Online Dating

On-Line Dating

This is one heck of an online dating profile and would spark curiosity of most men, but is it believable?  It seems that “telling lies on-line” is pretty common for online dating sites. The fictitious profile seems a little far-fetched, but is it? It’s inherent in us to present ourselves in the best light possible and there is a difference to how we view ourselves and how others view us.

As studies have shown exaggeration is common for both sexes as a way to attract the opposite sex. Men, for the most part, will exaggerate about their wealth and status attracting more women to their profile sites and women will exaggerate about their physical attractiveness (or body image) attracting more men for the same reason.  Based on the study Separating Fact From Fiction: An Examination of Deceptive Self-Presentation in Online Dating Profiles people believe the majority of online profiles are not 100% truthful, when it relates to the information supplied. The good news is, the exaggerations are minor and not usually deal breakers. http://psp.sagepub.com/content/34/8/1023.abstract

How we present ourselves in profiles for online dating sites are similar to how we present ourselves on any social media sites.  Facebook is filled with photos of people looking and sounding their best. When someone takes a “selfie” chances are they’ve taken several pictures and only post the one that creates the image they want the world to see.  The same holds true for comments posted;  generally they don’t mention bad grades, bloated bodies, or face breakouts. We tend to only post things that make us look good, funny or smart.  The same can be said for all social media sites including Twitter, MySpace or Tumblr.  We seek positive feedback; we want comments back that say cute, awesome or right on. Generally these exaggerations are harmless, but in some cases they’re destructive.

We’ve all heard the Catfish tales, where people have carried out “relationships” for years with fictitious men and women.  Entire fabricated characters are created for the sole purpose of subterfuge.  This type of deception can only be achieved online and it would be impossible to accomplish in person.  The biggest headline-grabbing example of this is the Manti Te’o story. He believed himself in a long-term relationship with a woman he met on-line; until it was discovered that she never existed.  Ultimately he confessed to having never met the woman. The reality for Manti was his girlfriend was nothing but a hoax.

What’s thought provoking is why people would post fake personas to online dating or social media sites.  In an article posted by Time Entertainment they delve into the psychology on why some people feel compelled to go to extremes to create these non-existent personas. Based on their data the most common reasons are revenge, homophobia, addicted to attention, sexual identity anxiety, and low self-esteem.

http://entertainment.time.com/2013/01/24/the-manti-teo-hoax-5-reasons-people-create-fake-girlfriends-according-to-catfish/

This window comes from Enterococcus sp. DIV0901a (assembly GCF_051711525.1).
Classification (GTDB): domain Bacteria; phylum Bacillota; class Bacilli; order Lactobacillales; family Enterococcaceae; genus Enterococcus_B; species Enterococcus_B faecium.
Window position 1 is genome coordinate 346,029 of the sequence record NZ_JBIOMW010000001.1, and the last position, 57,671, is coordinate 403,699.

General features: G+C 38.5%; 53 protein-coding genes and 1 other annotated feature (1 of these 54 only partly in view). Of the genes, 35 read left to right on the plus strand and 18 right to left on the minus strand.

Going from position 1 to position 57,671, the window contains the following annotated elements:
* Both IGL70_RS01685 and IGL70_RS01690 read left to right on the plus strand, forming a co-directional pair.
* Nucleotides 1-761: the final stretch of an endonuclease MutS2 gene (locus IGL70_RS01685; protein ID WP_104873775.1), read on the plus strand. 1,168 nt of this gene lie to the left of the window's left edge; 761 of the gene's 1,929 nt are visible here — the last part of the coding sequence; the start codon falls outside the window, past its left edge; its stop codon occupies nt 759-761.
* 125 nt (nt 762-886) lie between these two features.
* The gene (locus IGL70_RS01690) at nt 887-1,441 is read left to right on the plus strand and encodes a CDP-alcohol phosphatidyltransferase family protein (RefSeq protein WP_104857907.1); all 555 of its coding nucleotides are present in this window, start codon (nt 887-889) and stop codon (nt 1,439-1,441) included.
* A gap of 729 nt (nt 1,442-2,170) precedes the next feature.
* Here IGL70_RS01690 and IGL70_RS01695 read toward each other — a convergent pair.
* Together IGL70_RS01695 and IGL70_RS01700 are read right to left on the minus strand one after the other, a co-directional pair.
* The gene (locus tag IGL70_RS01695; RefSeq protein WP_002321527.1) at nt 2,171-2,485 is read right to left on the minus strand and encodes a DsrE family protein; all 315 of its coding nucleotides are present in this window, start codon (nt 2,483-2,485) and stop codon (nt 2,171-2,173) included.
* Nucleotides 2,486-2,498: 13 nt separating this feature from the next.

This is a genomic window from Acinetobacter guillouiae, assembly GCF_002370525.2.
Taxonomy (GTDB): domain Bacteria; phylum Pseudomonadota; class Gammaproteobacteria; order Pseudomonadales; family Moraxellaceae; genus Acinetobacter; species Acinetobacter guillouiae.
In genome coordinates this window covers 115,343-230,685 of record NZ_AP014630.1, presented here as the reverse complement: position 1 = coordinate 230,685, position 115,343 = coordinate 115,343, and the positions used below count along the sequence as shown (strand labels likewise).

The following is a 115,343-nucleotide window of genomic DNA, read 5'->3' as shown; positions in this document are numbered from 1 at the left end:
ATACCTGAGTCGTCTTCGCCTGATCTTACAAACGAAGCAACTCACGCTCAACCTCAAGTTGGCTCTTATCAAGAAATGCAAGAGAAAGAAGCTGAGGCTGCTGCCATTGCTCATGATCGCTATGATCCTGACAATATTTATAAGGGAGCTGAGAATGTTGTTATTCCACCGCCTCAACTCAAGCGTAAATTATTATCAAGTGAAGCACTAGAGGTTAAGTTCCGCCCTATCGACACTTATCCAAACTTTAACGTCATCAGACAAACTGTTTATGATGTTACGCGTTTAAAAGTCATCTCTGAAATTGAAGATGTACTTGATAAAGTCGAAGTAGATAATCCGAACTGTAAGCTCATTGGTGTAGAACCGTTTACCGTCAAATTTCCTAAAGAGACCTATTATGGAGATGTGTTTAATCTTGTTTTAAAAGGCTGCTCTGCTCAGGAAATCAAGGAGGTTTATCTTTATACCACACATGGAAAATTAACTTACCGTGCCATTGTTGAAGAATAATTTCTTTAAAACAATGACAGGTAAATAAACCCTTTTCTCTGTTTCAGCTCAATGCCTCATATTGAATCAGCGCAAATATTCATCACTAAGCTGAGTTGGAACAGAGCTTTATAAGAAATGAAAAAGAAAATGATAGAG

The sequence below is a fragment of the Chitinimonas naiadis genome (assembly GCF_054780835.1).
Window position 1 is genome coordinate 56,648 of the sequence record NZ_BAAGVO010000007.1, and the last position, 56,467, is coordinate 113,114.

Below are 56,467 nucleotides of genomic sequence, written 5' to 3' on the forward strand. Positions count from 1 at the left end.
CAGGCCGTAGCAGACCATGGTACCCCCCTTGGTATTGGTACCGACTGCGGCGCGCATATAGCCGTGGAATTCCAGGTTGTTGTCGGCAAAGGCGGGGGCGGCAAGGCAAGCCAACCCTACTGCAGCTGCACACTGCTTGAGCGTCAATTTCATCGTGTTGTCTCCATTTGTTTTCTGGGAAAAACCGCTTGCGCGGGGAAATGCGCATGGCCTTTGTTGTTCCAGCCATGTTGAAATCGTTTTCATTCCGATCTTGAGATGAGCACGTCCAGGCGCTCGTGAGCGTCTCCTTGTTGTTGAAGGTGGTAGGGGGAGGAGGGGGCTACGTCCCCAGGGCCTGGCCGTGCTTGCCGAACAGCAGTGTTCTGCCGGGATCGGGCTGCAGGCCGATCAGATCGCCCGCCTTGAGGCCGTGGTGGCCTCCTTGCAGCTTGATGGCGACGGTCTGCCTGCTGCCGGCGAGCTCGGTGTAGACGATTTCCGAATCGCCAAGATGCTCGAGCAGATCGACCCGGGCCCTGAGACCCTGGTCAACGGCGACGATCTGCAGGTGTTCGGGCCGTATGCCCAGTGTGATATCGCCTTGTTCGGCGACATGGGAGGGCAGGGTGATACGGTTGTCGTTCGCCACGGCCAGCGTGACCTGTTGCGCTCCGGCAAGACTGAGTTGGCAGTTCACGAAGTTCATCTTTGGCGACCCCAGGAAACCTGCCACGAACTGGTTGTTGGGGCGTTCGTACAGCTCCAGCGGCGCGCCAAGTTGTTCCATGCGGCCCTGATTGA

Have you ever posted anything on-line to a dating site or any other social media site that was exaggerated? If so, how big was the exaggeration?

Or

Have you experienced deception from others, via a dating site or any other social media site? If so, how big of a deception was it?

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Will the Real Online Identity Please Stand Up?

Online identity differs from “in person” identity in the sense that people can show you what they want you to see online. Social media users have the option to post the best versions of themselves, which isn’t always possible in everyday life.  I mean typically, no one posts photos of when they have a booger hanging out of their nose or when they’re having a bad hair day. You don’t see people bragging on social media about how they wet the bed last night or that they secretly love Justin Bieber. It’s all about showcasing the best photos, the best statuses, and the best interests.

People online even have the option to select who sees those posts and who doesn’t, creating different identities for different audiences. For example, I know so many people who have more than one Facebook, creating a more cleaned up or professional looking Facebook for work or strictly for family. Those profiles tend to leave out the swearing and drunk pictures from the night before. That’s saved for their Facebook meant for friends.

Identity online is created for an audience, and that audience varies from place to place, just like with my differing Facebook example from the paragraph above. That is why there is so much variation in the way one chooses to represent themselves online.

Another aspect of varying identities online is about following the community norms. As in “real life,” the variations in the differing cultures of social media create variations in what behaviors are acceptable and what behaviors are unacceptable:

 “The desire to be cool on MySpace is part of the more general desire to be validated by one’s peers. For example, it’s cool to have Friends on MySpace but if you have too many Friends, you are seen as a MySpace whore. These markers of cool are rooted in the social culture of MySpace.” (Why Youth (Heart) Social Network Sites: The Role of Networked Publics in Teenage Social Life by Boyd)

While MySpace isn’t used much anymore, the idea of norms and unwritten of rules of social media remain the same. For example, it’s okay to post to Twitter five times or more in under an hour, but to do so on Facebook is seen as excessive and annoying.

Some questions for discussion:

 With this variation of identity from environment to environment, do you think anyone is ever fully themselves on social media sites? Do you think people are more themselves in person or online?

 What kind of norms and unwritten rules of social media do you see?